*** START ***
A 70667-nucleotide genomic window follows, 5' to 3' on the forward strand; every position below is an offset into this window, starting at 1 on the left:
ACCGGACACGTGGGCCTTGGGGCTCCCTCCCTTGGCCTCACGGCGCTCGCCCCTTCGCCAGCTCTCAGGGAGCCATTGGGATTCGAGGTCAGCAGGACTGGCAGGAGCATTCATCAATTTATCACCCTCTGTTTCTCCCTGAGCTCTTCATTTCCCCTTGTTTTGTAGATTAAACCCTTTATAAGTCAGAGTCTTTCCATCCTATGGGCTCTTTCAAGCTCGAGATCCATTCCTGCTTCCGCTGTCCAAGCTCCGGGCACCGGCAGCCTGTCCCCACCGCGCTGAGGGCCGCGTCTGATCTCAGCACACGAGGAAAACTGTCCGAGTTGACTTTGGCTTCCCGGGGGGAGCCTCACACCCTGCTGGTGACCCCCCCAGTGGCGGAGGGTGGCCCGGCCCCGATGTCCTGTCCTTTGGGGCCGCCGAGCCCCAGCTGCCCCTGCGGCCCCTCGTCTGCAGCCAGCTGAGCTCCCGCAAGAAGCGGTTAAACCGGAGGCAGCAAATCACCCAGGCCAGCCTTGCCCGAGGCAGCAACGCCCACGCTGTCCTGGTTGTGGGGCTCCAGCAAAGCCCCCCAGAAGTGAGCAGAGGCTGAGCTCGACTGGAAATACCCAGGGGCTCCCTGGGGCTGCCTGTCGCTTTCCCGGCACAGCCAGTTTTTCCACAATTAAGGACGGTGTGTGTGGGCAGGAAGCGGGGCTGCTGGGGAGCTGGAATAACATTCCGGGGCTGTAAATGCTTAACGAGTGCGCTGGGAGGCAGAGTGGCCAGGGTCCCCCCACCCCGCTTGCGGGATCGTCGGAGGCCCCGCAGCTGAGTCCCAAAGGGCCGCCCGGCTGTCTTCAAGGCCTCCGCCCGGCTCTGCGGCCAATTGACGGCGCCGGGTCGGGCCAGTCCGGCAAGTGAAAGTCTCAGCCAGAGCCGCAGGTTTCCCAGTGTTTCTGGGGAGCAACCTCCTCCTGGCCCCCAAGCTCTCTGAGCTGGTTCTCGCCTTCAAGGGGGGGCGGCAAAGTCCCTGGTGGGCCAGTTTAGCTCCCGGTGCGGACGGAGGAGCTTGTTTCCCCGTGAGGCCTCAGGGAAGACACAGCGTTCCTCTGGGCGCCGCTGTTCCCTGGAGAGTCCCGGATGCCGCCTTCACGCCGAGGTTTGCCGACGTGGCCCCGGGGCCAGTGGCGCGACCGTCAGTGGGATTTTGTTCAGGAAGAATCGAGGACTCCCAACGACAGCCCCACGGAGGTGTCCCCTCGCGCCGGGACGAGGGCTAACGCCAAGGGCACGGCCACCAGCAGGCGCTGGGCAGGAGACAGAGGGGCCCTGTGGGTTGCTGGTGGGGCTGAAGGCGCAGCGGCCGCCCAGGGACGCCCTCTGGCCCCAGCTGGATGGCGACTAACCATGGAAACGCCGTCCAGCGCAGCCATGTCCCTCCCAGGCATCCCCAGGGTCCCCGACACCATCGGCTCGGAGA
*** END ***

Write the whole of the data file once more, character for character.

A 70667-nucleotide genomic window follows, 5' to 3' on the forward strand; every position below is an offset into this window, starting at 1 on the left:
ACCGGACACGTGGGCCTTGGGGCTCCCTCCCTTGGCCTCACGGCGCTCGCCCCTTCGCCAGCTCTCAGGGAGCCATTGGGATTCGAGGTCAGCAGGACTGGCAGGAGCATTCATCAATTTATCACCCTCTGTTTCTCCCTGAGCTCTTCATTTCCCCTTGTTTTGTAGATTAAACCCTTTATAAGTCAGAGTCTTTCCATCCTATGGGCTCTTTCAAGCTCGAGATCCATTCCTGCTTCCGCTGTCCAAGCTCCGGGCACCGGCAGCCTGTCCCCACCGCGCTGAGGGCCGCGTCTGATCTCAGCACACGAGGAAAACTGTCCGAGTTGACTTTGGCTTCCCGGGGGGAGCCTCACACCCTGCTGGTGACCCCCCCAGTGGCGGAGGGTGGCCCGGCCCCGATGTCCTGTCCTTTGGGGCCGCCGAGCCCCAGCTGCCCCTGCGGCCCCTCGTCTGCAGCCAGCTGAGCTCCCGCAAGAAGCGGTTAAACCGGAGGCAGCAAATCACCCAGGCCAGCCTTGCCCGAGGCAGCAACGCCCACGCTGTCCTGGTTGTGGGGCTCCAGCAAAGCCCCCCAGAAGTGAGCAGAGGCTGAGCTCGACTGGAAATACCCAGGGGCTCCCTGGGGCTGCCTGTCGCTTTCCCGGCACAGCCAGTTTTTCCACAATTAAGGACGGTGTGTGTGGGCAGGAAGCGGGGCTGCTGGGGAGCTGGAATAACATTCCGGGGCTGTAAATGCTTAACGAGTGCGCTGGGAGGCAGAGTGGCCAGGGTCCCCCCACCCCGCTTGCGGGATCGTCGGAGGCCCCGCAGCTGAGTCCCAAAGGGCCGCCCGGCTGTCTTCAAGGCCTCCGCCCGGCTCTGCGGCCAATTGACGGCGCCGGGTCGGGCCAGTCCGGCAAGTGAAAGTCTCAGCCAGAGCCGCAGGTTTCCCAGTGTTTCTGGGGAGCAACCTCCTCCTGGCCCCCAAGCTCTCTGAGCTGGTTCTCGCCTTCAAGGGGGGGCGGCAAAGTCCCTGGTGGGCCAGTTTAGCTCCCGGTGCGGACGGAGGAGCTTGTTTCCCCGTGAGGCCTCAGGGAAGACACAGCGTTCCTCTGGGCGCCGCTGTTCCCTGGAGAGTCCCGGATGCCGCCTTCACGCCGAGGTTTGCCGACGTGGCCCCGGGGCCAGTGGCGCGACCGTCAGTGGGATTTTGTTCAGGAAGAATCGAGGACTCCCAACGACAGCCCCACGGAGGTGTCCCCTCGCGCCGGGACGAGGGCTAACGCCAAGGGCACGGCCACCAGCAGGCGCTGGGCAGGAGACAGAGGGGCCCTGTGGGTTGCTGGTGGGGCTGAAGGCGCAGCGGCCGCCCAGGGACGCCCTCTGGCCCCAGCTGGATGGCGACTAACCATGGAAACGCCGTCCAGCGCAGCCATGTCCCTCCCAGGCATCCCCAGGGTCCCCGACACCATCGGCTCGGAGA